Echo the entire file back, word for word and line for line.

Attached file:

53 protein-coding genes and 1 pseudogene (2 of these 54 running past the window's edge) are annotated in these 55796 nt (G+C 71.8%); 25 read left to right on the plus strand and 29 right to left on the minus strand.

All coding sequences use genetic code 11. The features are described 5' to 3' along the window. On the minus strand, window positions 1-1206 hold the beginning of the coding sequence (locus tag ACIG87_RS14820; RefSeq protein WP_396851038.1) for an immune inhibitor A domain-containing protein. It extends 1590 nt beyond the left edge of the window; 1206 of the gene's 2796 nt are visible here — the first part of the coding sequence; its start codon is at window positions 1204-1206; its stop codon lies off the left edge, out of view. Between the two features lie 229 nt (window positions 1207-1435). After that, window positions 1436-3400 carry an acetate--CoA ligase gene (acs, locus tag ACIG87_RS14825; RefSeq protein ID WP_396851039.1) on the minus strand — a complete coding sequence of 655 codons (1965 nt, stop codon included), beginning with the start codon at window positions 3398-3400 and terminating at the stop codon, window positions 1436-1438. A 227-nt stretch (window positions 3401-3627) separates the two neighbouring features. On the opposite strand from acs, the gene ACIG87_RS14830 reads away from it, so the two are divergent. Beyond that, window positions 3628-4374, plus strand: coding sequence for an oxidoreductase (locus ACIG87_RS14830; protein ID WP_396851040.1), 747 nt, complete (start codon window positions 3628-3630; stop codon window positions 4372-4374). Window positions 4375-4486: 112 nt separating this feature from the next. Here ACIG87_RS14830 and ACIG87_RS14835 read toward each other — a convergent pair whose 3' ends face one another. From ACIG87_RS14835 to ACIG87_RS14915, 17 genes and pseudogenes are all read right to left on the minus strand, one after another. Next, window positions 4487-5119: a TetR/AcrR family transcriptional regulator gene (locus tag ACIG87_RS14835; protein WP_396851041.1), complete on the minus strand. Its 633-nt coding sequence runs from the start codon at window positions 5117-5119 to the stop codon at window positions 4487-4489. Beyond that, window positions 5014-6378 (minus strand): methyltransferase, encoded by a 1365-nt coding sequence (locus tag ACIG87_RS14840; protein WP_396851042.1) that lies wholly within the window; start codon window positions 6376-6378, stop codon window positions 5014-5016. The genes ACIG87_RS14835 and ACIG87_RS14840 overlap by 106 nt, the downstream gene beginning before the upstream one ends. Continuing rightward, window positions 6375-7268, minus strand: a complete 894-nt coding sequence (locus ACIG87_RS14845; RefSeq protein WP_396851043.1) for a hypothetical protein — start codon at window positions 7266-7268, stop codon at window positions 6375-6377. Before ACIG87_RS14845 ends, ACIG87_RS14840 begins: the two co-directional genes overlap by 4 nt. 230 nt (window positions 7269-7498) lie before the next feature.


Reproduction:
53 protein-coding genes and 1 pseudogene (2 of these 54 running past the window's edge) are annotated in these 55796 nt (G+C 71.8%); 25 read left to right on the plus strand and 29 right to left on the minus strand.

All coding sequences use genetic code 11. The features are described 5' to 3' along the window. On the minus strand, window positions 1-1206 hold the beginning of the coding sequence (locus tag ACIG87_RS14820; RefSeq protein WP_396851038.1) for an immune inhibitor A domain-containing protein. It extends 1590 nt beyond the left edge of the window; 1206 of the gene's 2796 nt are visible here — the first part of the coding sequence; its start codon is at window positions 1204-1206; its stop codon lies off the left edge, out of view. Between the two features lie 229 nt (window positions 1207-1435). After that, window positions 1436-3400 carry an acetate--CoA ligase gene (acs, locus tag ACIG87_RS14825; RefSeq protein ID WP_396851039.1) on the minus strand — a complete coding sequence of 655 codons (1965 nt, stop codon included), beginning with the start codon at window positions 3398-3400 and terminating at the stop codon, window positions 1436-1438. A 227-nt stretch (window positions 3401-3627) separates the two neighbouring features. On the opposite strand from acs, the gene ACIG87_RS14830 reads away from it, so the two are divergent. Beyond that, window positions 3628-4374, plus strand: coding sequence for an oxidoreductase (locus ACIG87_RS14830; protein ID WP_396851040.1), 747 nt, complete (start codon window positions 3628-3630; stop codon window positions 4372-4374). Window positions 4375-4486: 112 nt separating this feature from the next. Here ACIG87_RS14830 and ACIG87_RS14835 read toward each other — a convergent pair whose 3' ends face one another. From ACIG87_RS14835 to ACIG87_RS14915, 17 genes and pseudogenes are all read right to left on the minus strand, one after another. Next, window positions 4487-5119: a TetR/AcrR family transcriptional regulator gene (locus tag ACIG87_RS14835; protein WP_396851041.1), complete on the minus strand. Its 633-nt coding sequence runs from the start codon at window positions 5117-5119 to the stop codon at window positions 4487-4489. Beyond that, window positions 5014-6378 (minus strand): methyltransferase, encoded by a 1365-nt coding sequence (locus tag ACIG87_RS14840; protein WP_396851042.1) that lies wholly within the window; start codon window positions 6376-6378, stop codon window positions 5014-5016. The genes ACIG87_RS14835 and ACIG87_RS14840 overlap by 106 nt, the downstream gene beginning before the upstream one ends. Continuing rightward, window positions 6375-7268, minus strand: a complete 894-nt coding sequence (locus ACIG87_RS14845; RefSeq protein WP_396851043.1) for a hypothetical protein — start codon at window positions 7266-7268, stop codon at window positions 6375-6377. Before ACIG87_RS14845 ends, ACIG87_RS14840 begins: the two co-directional genes overlap by 4 nt. 230 nt (window positions 7269-7498) lie before the next feature.